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Plaza de Panama Supporters Say Opponents Using Scare Tactics

Aired 5/15/12 on KPBS News.

Backers of the proposed Plaza de Panama project in Balboa Park say their opponents are trying to scare them into dropping the plan.

— Earlier this month the City of San Diego received a letter from a National Park Service representative warning the proposed Plaza de Panama project is not consistent with the standards of treatment for historic properties.

Document

Response to National Park Service Letter

Response to National Park Service Letter

A letter from Plaza de Panama project preservation ...

But project preservation consultant David Marshall said the Park Service has no jurisdiction over the plan because it does not involve federal money. And he said the idea of the park losing its historic designation is a far-fetched possibility being promoted by project opponents.

"The threat that Balboa Park will lose its National Register District status is nothing more than a scare tactic," Marshall said. "Because everybody we’ve talked to, including at the National Park Service, has said that’s not a realistic scenario."

Responding to the National Park Service letter, Marshall said that given the numerous historic buildings and gardens in the park, it would be difficult to show that removing 67 feet of railing from the Cabrillo Bridge and making the plan’s other proposed changes would threaten the park’s historic character. He said the letter raises some important concerns but that they have been largely addressed.

The National Park Service began looking into the project at the request of California’s State Historic Preservation Officer.

That official also said major changes to the park will cause it to lose its Historic Landmark Designation and possibly future funding opportunities.

Qualcomm founder and billionaire philanthropist Irwin Jacobs originally proposed plans to make over Balboa Park for its 2015 centennial celebration. Jacobs is a major contributor to KPBS. San Diego Mayor Jerry Sanders also backs the plan.

Comments

Avatar for user 'Hardcover'

Hardcover | May 16, 2012 at 11:23 a.m. ― 2 years, 7 months ago

Has there ever been a more one-sided article on KPBS? I really expected more from you on this one
I would call the fast-motion videos of cars and pedestrians that the Jacobs team has been circulating "scare tactics". They want you to believe that it is only a matter of time before you get hit by a car in the Plaza, despite no documentation that this has ever happened in the last 97 years. How about spending some
money to fix a real problem, like the NW corner of 54th and University, where there are a few pedestrian injuries every year?
The fast-motion video I really want to see, but alas never will, is the parade of lobbyists running in and out of the City Council offices.

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Avatar for user 'laplayaheritage'

laplayaheritage | May 16, 2012 at 12:09 p.m. ― 2 years, 7 months ago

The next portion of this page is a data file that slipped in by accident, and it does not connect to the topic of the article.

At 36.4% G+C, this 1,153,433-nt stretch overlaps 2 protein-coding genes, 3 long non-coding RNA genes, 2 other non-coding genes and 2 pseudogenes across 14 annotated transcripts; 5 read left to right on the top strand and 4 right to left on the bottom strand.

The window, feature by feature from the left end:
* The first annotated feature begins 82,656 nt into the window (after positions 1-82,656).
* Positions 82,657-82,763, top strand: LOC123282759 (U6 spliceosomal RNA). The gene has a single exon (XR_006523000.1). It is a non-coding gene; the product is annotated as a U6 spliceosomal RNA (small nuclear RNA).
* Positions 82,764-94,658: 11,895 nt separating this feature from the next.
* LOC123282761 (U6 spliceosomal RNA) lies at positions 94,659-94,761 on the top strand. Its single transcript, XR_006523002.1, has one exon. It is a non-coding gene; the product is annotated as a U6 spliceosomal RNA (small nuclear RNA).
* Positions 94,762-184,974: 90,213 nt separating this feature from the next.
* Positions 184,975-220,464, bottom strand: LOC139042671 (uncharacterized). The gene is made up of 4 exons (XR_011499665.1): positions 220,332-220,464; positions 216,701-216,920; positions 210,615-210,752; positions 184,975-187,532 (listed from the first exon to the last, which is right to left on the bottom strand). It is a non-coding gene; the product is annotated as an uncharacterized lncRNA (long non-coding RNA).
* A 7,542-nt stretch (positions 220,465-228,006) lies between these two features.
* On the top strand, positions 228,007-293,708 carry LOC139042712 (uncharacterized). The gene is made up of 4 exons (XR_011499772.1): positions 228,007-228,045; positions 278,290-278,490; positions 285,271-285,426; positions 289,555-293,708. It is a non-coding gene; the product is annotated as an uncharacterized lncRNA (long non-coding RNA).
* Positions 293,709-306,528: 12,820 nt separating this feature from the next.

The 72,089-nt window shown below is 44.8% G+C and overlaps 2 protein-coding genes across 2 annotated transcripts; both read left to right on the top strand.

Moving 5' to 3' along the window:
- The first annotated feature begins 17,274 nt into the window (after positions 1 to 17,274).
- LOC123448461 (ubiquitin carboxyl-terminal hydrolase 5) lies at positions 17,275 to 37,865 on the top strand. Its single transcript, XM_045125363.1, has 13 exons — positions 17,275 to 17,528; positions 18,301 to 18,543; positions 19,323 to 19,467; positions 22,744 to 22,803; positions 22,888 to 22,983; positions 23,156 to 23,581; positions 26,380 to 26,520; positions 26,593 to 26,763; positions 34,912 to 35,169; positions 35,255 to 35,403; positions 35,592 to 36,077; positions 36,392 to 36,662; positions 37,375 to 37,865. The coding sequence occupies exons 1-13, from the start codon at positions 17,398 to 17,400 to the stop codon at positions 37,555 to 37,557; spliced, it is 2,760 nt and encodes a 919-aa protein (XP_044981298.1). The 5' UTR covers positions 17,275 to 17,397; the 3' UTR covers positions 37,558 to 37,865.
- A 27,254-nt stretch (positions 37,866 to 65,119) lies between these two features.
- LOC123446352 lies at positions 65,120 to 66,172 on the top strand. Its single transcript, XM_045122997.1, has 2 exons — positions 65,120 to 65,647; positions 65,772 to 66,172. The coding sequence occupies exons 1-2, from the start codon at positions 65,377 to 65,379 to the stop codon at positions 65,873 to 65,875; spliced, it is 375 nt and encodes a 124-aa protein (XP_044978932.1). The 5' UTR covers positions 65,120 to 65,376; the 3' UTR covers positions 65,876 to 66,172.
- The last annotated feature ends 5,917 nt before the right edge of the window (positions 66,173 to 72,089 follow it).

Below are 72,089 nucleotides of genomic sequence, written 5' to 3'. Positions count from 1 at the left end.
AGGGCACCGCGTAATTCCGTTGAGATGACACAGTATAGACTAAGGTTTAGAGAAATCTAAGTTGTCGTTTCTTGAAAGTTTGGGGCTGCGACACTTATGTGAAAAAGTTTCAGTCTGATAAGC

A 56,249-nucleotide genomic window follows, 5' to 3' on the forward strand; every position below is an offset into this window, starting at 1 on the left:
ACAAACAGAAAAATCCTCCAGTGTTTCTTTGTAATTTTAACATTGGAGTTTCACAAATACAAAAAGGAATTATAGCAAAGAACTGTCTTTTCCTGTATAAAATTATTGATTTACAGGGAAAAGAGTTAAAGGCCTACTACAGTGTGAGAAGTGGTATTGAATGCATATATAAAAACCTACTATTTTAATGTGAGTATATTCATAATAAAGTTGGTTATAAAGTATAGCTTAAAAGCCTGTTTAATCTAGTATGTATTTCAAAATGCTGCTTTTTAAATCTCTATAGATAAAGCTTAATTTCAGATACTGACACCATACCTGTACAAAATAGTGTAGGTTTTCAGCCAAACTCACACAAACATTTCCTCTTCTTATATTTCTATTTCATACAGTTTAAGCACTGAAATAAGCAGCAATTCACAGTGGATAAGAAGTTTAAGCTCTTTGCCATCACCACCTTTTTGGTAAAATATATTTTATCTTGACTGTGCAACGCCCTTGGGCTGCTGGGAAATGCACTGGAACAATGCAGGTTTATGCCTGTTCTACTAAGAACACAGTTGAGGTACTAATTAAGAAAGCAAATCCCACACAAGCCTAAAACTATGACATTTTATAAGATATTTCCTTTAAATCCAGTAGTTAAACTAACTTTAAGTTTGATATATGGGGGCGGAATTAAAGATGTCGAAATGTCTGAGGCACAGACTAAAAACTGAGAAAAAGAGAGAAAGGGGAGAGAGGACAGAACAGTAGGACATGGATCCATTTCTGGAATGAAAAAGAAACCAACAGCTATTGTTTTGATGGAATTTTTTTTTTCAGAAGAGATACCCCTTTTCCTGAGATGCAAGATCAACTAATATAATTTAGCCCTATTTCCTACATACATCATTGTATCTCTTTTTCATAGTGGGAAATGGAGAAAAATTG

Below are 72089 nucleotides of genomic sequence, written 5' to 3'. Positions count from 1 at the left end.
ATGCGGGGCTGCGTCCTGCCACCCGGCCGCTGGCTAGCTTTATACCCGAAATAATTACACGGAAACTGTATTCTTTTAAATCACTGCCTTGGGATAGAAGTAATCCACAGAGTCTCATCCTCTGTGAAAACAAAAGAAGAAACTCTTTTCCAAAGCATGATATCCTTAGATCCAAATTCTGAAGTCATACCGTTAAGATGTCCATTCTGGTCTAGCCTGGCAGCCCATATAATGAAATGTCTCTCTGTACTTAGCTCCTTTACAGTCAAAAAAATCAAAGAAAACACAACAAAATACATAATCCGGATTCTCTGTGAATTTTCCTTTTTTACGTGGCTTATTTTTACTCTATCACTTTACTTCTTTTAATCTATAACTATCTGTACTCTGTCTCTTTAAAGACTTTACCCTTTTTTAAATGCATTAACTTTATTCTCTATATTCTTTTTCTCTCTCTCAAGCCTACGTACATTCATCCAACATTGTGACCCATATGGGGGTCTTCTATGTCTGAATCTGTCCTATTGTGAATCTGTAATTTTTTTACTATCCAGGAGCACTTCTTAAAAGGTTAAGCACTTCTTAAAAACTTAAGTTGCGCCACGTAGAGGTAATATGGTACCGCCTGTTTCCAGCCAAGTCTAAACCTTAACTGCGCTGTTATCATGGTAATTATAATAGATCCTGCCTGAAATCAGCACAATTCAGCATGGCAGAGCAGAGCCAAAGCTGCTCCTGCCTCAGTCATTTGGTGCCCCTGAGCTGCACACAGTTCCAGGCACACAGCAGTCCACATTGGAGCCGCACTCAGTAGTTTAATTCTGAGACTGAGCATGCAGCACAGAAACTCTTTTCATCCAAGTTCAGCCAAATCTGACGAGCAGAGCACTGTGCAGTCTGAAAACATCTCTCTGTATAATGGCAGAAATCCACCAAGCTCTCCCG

It is a shame that instead of bringing all San Diegans together for Balboa Park's Centenial celebration in 2015, the Jacobs/Sanders civic Leadership team want to pick a fight with citizens, taxpayers, and historic preservationists.

Let's put the issue to a vote and see if Taxpayers want to pay for the new parking structure in Balboa Park when our potholed roads are crumbling.

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Avatar for user 'Really123'

Really123 | May 16, 2012 at 1:10 p.m. ― 2 years, 7 months ago

In this particular article, the point that supporters of the project make is that scare tactics are being used by opponents.

"The threat that Balboa Park will lose its National Register District status is nothing more than a scare tactic," Marshall said. "Because everybody we’ve talked to, including at the National Park Service, has said that’s not a realistic scenario."

In my personal experience in working with government agencies to negotiate contracts, or to satisfy grant requirements, I have learned to not believe any statements made verbally by anyone at all, no matter who they are. The only item that has been put in writing is the threat of losing historical status, no written retraction was made. Verbal assurances with a wink wink that Balboa Park will not lose it's historical status are worth what they're written on... nothing. My opinion is that people should not believe Marshall's assessment.

Proponents would be better off trying to convince San Diegans why losing the historical status will not hurt the park, and San Diego.

What does this status do for the park anyway? Do we need it? I heard on the news that it allows us to compete for federal funds to maintain and restore the park. Does anyone know if this is true?

On a side note, I think the plan is ugly and don't want it for aesthetic reasons. It seems like a complicated solution to a simple problem.

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Avatar for user 'Peking_Duck_SD'

Peking_Duck_SD | May 16, 2012 at 4:07 p.m. ― 2 years, 7 months ago

Again, a bunch of wealthy people with good intentions are trying to make this more complicated than it needs to be.

How about the city takes $200 out of their petty cash drawer, buys some cones, and puts them up to block cars from entering.

The walk up the Prado to the park is glorious with panoramic views of the city, and looking at our population lately we could all use a little exercise.

Provide a shuttle for the handicapped and elderly and that's it.

Why do we need roads, parking structures, and cars inside the park?

I just don't get it.

Have Americans finally reached the point where we can't even stand to walk in a **PARK!?!?!**

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